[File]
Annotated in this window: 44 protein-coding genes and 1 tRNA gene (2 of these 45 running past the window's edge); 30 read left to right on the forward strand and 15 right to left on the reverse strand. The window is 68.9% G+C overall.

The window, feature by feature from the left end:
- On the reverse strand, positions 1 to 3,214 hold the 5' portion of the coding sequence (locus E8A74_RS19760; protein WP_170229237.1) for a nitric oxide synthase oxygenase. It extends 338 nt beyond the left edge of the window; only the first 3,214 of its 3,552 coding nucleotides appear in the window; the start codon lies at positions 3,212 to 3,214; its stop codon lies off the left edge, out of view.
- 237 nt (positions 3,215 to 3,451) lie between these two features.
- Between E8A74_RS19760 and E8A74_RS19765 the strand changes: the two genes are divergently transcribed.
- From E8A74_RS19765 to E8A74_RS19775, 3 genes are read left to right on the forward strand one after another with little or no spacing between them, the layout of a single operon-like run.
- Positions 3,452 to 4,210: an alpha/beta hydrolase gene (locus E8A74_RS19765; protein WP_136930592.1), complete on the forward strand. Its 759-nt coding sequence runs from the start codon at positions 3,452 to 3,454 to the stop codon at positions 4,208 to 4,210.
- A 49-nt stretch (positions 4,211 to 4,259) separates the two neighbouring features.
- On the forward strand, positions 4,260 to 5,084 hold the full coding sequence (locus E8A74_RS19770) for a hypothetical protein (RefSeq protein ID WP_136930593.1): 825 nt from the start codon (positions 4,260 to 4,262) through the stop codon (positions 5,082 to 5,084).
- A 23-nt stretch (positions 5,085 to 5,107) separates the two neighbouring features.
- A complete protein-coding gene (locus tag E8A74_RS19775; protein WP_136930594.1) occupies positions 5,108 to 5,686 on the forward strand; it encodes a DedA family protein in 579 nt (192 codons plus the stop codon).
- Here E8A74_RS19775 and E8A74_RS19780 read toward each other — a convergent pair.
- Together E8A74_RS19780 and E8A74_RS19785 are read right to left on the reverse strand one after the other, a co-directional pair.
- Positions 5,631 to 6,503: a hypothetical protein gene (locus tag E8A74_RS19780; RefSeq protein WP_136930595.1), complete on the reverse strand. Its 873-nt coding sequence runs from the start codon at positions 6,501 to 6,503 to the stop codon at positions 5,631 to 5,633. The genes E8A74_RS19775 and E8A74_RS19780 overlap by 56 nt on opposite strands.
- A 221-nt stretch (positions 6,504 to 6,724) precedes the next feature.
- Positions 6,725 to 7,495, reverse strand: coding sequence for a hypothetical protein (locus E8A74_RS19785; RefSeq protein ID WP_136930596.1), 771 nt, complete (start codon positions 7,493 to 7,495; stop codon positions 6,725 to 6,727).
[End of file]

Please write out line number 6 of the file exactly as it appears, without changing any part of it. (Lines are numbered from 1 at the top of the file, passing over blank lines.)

- From E8A74_RS19765 to E8A74_RS19775, 3 genes are read left to right on the forward strand one after another with little or no spacing between them, the layout of a single operon-like run.